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Find out about Linux.

Just like Windows, iOS, and Mac OS, Linux is an operating system. In fact, one of the most popular platforms on the planet, Android, is powered by the Linux operating system. An operating system is software that manages all of the hardware resources associated with your desktop or laptop. To put it simply, the operating system manages the communication between your software and your hardware. Without the operating system (OS), the software wouldn’t function.

Linux has been around since the mid-1990s and has since reached a user-base that spans the globe. Linux is actually everywhere: It’s in your phones, your thermostats, in your cars, refrigerators, and televisions. It also runs most of the Internet, all of the world’s top supercomputers, and the world’s stock exchanges.

But besides being the platform of choice to run desktops, servers, and embedded systems across the globe, Linux is one of the most reliable, secure and worry-free operating systems available.

This is the one question that most people ask. Why bother learning a completely different computing environment, when the operating system that ships with most desktops, laptops, and servers works just fine?

To answer that question, I would pose another question. Does that operating system you’re currently using really work just fine?? Or, do you find yourself battling obstacles like viruses, malware, slow downs, crashes, costly repairs, and licensing fees?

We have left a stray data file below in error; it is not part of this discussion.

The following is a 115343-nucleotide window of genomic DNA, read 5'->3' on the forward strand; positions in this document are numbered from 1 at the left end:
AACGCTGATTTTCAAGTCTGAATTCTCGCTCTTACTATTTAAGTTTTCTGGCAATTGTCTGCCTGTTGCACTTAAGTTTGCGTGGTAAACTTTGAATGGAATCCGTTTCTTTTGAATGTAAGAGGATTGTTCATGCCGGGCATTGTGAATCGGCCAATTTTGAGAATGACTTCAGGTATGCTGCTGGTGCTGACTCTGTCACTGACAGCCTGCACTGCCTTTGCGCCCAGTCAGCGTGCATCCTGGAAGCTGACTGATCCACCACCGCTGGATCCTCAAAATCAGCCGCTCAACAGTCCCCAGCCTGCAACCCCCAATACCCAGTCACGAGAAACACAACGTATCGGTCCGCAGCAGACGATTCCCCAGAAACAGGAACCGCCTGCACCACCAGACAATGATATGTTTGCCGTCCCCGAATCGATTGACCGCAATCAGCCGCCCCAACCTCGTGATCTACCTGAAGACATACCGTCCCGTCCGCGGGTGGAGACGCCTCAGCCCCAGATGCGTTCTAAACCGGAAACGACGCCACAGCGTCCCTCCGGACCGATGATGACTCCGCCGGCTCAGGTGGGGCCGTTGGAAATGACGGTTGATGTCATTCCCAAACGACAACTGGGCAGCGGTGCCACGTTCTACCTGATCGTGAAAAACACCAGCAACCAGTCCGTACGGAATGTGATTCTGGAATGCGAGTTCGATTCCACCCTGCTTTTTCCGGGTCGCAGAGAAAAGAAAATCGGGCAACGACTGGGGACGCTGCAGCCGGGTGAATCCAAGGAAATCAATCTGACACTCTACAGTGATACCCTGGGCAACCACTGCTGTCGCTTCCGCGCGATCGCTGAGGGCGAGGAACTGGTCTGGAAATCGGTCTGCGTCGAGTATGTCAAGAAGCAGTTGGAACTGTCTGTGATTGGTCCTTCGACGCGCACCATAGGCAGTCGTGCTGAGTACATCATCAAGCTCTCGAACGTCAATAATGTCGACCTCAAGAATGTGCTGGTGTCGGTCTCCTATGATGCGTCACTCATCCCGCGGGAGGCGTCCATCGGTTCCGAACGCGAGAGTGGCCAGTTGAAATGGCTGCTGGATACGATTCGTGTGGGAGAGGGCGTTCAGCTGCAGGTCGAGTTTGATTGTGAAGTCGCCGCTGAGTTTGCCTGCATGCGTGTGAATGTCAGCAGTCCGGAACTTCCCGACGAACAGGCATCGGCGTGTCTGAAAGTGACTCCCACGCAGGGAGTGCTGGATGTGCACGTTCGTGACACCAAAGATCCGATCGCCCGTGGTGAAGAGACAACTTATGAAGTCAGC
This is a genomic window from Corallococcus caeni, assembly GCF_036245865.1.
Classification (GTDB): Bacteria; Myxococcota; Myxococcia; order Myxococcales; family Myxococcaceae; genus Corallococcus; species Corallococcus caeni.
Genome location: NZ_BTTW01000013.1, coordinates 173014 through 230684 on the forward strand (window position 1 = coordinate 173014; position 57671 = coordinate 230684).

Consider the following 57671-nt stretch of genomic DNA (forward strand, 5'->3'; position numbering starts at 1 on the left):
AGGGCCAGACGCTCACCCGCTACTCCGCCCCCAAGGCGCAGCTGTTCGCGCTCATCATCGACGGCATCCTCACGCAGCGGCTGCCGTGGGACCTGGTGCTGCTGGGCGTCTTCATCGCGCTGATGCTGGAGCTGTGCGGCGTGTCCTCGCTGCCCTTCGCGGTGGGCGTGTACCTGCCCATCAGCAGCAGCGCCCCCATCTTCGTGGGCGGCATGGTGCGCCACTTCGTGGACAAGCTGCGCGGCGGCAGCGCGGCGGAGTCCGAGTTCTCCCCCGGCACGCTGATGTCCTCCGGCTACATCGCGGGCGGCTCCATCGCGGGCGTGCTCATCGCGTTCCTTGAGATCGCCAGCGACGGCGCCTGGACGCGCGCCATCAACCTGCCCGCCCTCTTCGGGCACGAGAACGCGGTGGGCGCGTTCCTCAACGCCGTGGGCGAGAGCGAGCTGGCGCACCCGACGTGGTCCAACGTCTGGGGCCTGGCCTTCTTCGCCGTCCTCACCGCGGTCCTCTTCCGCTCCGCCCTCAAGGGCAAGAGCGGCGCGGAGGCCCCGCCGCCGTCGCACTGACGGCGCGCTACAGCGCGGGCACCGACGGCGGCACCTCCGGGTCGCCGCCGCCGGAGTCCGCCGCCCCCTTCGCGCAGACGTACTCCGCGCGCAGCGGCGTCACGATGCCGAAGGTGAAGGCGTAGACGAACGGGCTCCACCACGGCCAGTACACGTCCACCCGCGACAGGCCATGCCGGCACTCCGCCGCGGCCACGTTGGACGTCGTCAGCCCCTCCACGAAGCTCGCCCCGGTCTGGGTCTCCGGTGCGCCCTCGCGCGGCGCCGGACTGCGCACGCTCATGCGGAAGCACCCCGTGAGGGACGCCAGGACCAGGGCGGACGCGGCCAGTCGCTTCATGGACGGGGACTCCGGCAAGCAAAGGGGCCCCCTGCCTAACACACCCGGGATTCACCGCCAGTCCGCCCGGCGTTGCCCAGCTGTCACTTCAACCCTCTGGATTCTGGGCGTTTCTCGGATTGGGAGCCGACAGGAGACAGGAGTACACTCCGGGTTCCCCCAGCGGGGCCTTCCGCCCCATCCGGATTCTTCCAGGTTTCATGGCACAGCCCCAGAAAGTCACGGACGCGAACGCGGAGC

If you struggle with the above, Linux might be the perfect platform for you. Linux has evolved into one of the most reliable computer ecosystems on the planet. Combine that reliability with zero cost of entry and you have the perfect solution for a desktop platform.

That’s right, zero cost of entry… as in free. You can install Linux on as many computers as you like without paying a cent for software or server licensing.

Let’s take a look at the cost of a Linux server in comparison to Windows Server 2016. The price of the Windows Server 2016 Standard edition is over £1000.00 (purchased directly from Microsoft). That doesn’t include Client Access License (CALs) and licenses for other software you may need to run (such as a database, a web server, mail server, etc.). For example, a single user CAL, for Windows Server 2016, costs £38.00. If you need to add 10 users, for example, that’s £88.00 more pounds for server software licensing. With the Linux server, it’s all free and easy to install. In fact, installing a full-blown web server (that includes a database server), is just a few clicks or commands.

If zero cost isn’t enough to win you over? what about having an operating system that will work, trouble free, for as long as you use it? I’ve used Linux for nearly 20 years (as both a desktop and server platform) and have not had any issues with ransomware, malware, or viruses. Linux is generally far less vulnerable to such attacks. As for server reboots, they’re only necessary if the kernel is updated. It is not out of the ordinary for a Linux server to go years without being rebooted. If you follow the regular recommended updates, stability and dependability are practically assured.

Linux is also distributed under an open source license. Open source follows these key tenants:
  • * The freedom to run the program, for any purpose.
  • * The freedom to study how the program works, and change it to make it do what you wish.
  • * The freedom to redistribute copies so you can help your neighbour.